Bach Later with the Cantata Singers

The same Cantata No. 72 “Alles nur nach Gottes Willen” will conclude the final (of four) concerts in Cantata Singers’ 2021-2022 “Emergent”! season at First Church Cambridge: BWV 72 will cap a program curated and directed by Northeastern University’s new Director of Choral Activities Katherine Chan (bio HERE). Featuring live interpretations by Boston’s Urbanity Dance (celebrating its tenth anniversary, webpage HERE), this March 27th performance will contrast Bach’s BWV 72 with motets of Schütz and Schein and five ensemble premieres by Jonathan Dove, Jocelyn Hagen, Christopher Harris, James MacMillan, and Israeli composer Yehuda Yannay (details HERE).

To find a worthy successor to Director David Hoose, Cantata Singers will feature a full program curated and conducted by each of its four Music Director Finalists this season. Alejandro Hernandez-Valdez (bio HERE) leads the October 22nd program, presenting all four of Bach’s cantatas for Michealmas (BWV 19, 50, 130, and 149) alongside three ensemble premieres: two motets from Alec Roth’s beautiful Shared Ground and Knut Nystedt’s aleatoric, “timeless” arrangement of Bach’s Komm, süßer Tod (program details HERE). 

The Hartt School’s new Director of Choral Activities Anthony Trecek-King (bio HERE) leads Cantata Singers’ December 12th concert (program details HERE) headlined by the fifth part of Bach’s Christmas Oratorio and seasonal motets by Schütz and Poulenc. Five ensemble premieres will display diverse contemporary approaches to sacred composition, highlighted by an early Ave Maria by R. Nathaniel Dett, a prize-winning graduate of Oberlin and Harvard, and Margaret Bonds’s impressive jazz- and blues-infused cantata based on Langston Hughes’s “Ballad of the Brown King.”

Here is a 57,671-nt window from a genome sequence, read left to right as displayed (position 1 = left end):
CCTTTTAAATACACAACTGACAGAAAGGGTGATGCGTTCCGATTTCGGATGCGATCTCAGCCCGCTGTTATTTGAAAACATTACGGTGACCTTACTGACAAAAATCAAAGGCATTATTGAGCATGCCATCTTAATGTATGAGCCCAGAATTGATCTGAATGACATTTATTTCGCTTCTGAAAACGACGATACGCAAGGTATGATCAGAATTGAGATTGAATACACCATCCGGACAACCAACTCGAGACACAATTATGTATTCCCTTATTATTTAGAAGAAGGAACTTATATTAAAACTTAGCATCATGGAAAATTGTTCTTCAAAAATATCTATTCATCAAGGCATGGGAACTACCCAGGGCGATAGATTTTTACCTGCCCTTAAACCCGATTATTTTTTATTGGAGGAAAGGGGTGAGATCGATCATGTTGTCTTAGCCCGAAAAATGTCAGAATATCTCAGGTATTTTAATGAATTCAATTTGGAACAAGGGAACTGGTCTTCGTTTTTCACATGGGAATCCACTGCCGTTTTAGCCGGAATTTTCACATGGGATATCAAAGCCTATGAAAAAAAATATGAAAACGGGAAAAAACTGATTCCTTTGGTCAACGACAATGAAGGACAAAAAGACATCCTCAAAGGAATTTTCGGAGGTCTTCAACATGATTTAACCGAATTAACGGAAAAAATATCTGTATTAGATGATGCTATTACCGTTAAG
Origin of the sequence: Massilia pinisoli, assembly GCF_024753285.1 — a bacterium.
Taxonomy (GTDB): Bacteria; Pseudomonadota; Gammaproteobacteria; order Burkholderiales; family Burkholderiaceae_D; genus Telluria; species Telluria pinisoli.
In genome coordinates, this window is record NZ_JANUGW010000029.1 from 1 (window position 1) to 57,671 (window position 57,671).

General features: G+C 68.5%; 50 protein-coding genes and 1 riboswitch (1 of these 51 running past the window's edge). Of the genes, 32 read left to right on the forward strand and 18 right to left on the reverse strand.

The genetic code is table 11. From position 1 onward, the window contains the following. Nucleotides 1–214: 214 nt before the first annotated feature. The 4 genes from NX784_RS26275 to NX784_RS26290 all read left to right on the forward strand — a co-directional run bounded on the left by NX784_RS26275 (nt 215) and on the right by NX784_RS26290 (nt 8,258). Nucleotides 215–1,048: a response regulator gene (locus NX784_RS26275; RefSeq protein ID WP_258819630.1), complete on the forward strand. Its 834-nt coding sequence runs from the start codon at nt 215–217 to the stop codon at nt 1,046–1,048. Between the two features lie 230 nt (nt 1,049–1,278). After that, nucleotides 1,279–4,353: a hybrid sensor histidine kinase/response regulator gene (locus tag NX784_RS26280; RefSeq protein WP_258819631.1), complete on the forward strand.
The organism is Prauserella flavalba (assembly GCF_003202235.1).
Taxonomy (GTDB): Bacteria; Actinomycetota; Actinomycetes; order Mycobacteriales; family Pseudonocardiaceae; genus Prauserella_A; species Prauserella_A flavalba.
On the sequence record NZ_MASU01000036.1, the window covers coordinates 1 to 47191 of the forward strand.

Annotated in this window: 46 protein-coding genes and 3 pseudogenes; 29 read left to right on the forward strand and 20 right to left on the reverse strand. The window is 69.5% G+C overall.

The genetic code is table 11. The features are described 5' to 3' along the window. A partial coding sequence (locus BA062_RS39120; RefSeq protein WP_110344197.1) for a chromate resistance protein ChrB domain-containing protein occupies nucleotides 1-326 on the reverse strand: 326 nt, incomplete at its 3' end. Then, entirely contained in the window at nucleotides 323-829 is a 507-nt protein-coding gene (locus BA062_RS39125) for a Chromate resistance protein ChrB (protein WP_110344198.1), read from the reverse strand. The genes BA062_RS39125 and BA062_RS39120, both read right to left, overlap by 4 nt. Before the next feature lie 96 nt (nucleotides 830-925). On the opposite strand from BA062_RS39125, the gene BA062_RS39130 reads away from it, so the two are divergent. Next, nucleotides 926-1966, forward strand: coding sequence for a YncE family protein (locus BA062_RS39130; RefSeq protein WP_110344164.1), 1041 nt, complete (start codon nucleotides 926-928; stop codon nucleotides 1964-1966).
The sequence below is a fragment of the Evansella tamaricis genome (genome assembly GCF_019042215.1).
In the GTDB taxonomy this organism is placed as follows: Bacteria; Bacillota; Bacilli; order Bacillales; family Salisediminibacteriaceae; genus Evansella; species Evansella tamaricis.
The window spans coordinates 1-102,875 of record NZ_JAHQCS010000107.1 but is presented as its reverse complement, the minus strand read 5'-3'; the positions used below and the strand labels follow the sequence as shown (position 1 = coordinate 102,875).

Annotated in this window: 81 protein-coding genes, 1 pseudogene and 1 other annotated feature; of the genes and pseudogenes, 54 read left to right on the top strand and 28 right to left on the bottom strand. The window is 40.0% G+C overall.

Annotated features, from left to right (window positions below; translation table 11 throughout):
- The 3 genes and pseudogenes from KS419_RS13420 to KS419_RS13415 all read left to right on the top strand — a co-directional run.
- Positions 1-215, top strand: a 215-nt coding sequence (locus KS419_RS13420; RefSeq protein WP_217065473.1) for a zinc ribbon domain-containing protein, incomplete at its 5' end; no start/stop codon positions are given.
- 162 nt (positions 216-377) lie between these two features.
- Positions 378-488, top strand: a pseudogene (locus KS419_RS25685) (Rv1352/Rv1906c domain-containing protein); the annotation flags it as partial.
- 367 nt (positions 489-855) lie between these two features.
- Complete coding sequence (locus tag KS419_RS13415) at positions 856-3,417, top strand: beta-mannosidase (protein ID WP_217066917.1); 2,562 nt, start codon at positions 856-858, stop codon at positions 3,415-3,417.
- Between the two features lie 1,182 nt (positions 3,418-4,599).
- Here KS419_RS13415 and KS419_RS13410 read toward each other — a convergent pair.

On February 11th, Williams College Director of Choral Activities Noah Horn (bio HERE) will direct a concert entitled “Into Your Hands,” featuring a politically-charged new work by Pulitzer Prize-winner Caroline Shaw (website HERE), Handel’s explosive, early Dixit Dominus, spirituals by Dett and Brandon Waddles, and Bach’s fantastic double chorus motet Komm, Jesu, komm (program HERE).

Laura Prichard teaches throughout the Boston area as a certified K-12 teacher of music/dance/art, as a theater pianist (Winchester Cooperative Theater), and at the university level (Harvard Libraries, Bunker Hill CC, and formerly at Northeastern and UMass). She was the Assistant Director for the Grammy Award-winning San Francisco Symphony Chorus from 1995-2003, under Vance George.